I talked about this with museum scholar Suze Anderson, blogger at Museum Geek, podcaster at Museuopunks and tweeter @shineslike at the recent American Alliance of Museums conference in St. Louis.  Suze thinks the idea of neutrality comes out of the earliest origins of museums in the 18th century Age of Enlightenment and rationalism.  Museums were seen as places where scientists and other scholars could display their collections, discoveries, and ideas.  These were based on the scientific method and rigorous research, and therefore were objective and without bias, i.e. “neutral.” Cairns agrees that you won’t necessarily find this idea articulated in lists of best practice.  It’s a long-held assumption that is deeply ingrained in museum culture despite the fact that simply selecting certain things and not others for display communicates a powerful point of view.

Perhaps what neutral means is “normative,” i.e. museums should reflect and represent–but not question–what already exists.  

Although the assumption of museum neutrality may be time-honored, it seems to me that it was brought to the fore in a damaging way during the culture wars at the end of the 20th century, with contentious exhibitions such as Robert Mapplethorpe: The Perfect Moment;  The West as America; and  Enola Gay. These exhibitions raised questions about long-held traditions and popular narratives and were criticized for having a specific viewpoint, i.e. lacking the desirable quality of neutrality. Perhaps what neutral means is “normative,” i.e. museums should reflect and represent–but not question–what already exists.  Neutrality is often invoked as a reason not to exhibit or program around current issues, but is it really just an excuse for not offending anyone?  And, as in the label reproduced at the beginning of this post, neutrality on some topics is offensive in itself.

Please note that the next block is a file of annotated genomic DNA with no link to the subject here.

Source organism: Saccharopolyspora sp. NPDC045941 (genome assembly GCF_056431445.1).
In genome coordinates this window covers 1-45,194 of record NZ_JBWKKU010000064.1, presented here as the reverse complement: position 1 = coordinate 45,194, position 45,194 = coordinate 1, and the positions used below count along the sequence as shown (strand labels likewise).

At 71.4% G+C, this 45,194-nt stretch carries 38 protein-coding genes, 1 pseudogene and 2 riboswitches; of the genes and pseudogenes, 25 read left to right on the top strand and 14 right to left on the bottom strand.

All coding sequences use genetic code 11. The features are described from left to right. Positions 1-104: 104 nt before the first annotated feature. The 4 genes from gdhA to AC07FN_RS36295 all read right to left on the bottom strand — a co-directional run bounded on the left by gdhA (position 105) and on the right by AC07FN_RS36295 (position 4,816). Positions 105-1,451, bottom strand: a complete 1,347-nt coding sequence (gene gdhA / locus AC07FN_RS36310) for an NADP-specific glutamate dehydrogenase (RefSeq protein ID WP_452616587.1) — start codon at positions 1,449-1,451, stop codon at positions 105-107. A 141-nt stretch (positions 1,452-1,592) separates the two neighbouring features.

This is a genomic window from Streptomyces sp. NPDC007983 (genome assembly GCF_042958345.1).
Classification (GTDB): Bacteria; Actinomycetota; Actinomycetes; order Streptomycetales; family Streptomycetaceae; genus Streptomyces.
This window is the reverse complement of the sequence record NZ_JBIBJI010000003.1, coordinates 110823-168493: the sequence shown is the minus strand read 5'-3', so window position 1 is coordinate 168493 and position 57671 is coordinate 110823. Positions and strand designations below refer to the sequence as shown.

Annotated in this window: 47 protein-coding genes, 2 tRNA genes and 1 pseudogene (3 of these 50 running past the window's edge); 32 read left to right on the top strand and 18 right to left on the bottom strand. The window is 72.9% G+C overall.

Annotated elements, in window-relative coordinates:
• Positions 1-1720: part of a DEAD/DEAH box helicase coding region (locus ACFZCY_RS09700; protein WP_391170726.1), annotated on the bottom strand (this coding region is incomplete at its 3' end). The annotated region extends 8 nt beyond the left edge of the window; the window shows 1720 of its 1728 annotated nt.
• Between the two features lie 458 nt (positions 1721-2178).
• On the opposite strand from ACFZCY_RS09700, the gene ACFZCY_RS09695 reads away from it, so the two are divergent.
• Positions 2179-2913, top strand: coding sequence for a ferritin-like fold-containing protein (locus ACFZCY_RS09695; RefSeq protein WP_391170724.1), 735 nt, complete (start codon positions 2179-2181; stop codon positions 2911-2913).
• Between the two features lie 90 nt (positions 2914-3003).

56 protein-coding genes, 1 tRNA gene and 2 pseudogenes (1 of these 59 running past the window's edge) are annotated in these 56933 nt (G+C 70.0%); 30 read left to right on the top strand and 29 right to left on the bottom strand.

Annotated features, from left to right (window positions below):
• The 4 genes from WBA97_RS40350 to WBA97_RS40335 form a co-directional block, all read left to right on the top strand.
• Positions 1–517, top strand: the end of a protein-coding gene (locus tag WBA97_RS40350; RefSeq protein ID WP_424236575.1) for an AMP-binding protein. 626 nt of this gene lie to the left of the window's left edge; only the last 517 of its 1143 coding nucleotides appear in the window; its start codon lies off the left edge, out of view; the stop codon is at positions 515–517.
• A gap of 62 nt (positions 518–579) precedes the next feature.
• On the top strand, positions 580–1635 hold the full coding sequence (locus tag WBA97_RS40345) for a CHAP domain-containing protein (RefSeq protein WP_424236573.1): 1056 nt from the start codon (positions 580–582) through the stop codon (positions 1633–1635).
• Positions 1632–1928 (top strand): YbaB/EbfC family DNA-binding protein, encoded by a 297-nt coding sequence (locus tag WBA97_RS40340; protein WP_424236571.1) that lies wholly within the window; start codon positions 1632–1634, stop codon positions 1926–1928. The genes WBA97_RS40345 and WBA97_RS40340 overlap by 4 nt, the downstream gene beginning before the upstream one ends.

What do you think? I’d like to continue to explore this question of museum neutrality, based on your observations and comments, or perhaps a guest post. I’d love to hear from readers who specialize in the history of the museum field. Is neutrality a core museum concept?  Was it ever?  What does it mean today as more museums examine their role in our fractured society?

If you are reading this post in an email please go to to comment.  Also you can send a tweet or DM me @gretchjenn.

6 thoughts on “The Idea of Museum Neutrality: Where Did it Come From?

  1. It may be informative to look at the conditions in the field of cultural anthropology that lead to the rise of “cultural relativism.” Core to this was the idea that where their is a “map”, their is a “map maker” and this is a position that cannot be neutral. I actually can’t believe 30 years later we are still having this conversation. I’ve been creating exhibits for 26 years (map maker) and there are thousands of decisions in each project that are not neutral. If anything this is a failure of understanding by the public of what a museum is.

    • Thanks, Jim, I agree that there is no doubt an age difference in what audiences want out of museums. Unfortunately I think that many of the older group are the folks who sit on museum boards and so use this concept of neutrality to quell activist approaches. I’m looking forward to reading your study. thanks, Gretchen

  2. I agree with Lath’s comments that as we create exhibits we are always making choices about what to present and how to present it – Most visitors do not realize the amount of interpretation that goes into the exhibits they might assume are neutral. Beyond that, I found Colleen Dilenschneider’s post ( about a large study of people’s views of trust in museums compared to government organizations and daily newspapers quite interesting. People, by far trust all kinds of museums far more than government and non-government organizations as well as daily newspapers. In very similar percentages, they find museums highly creditable – which might be interpreted as neutral. They don’t believe museums should have a political position BUT they do feel that museums could recommend action as long as it fits with their mission. Which leads to the question of whether some museums are starting to rethink their missions. I think this question of neutrality is going to evolve much further as we go through this next period of political craziness. I think that as museums become more integral parts of their communities – another direction of change for museums – they become increasingly important centers for gathering and becoming involved in the relevant conversations of our time.

    • Thanks for this comment and reference, Lynn. I agree that this whole issue of neutrality is undergoing a change and also that the trust that people put in museums is an aspect of this neutrality question.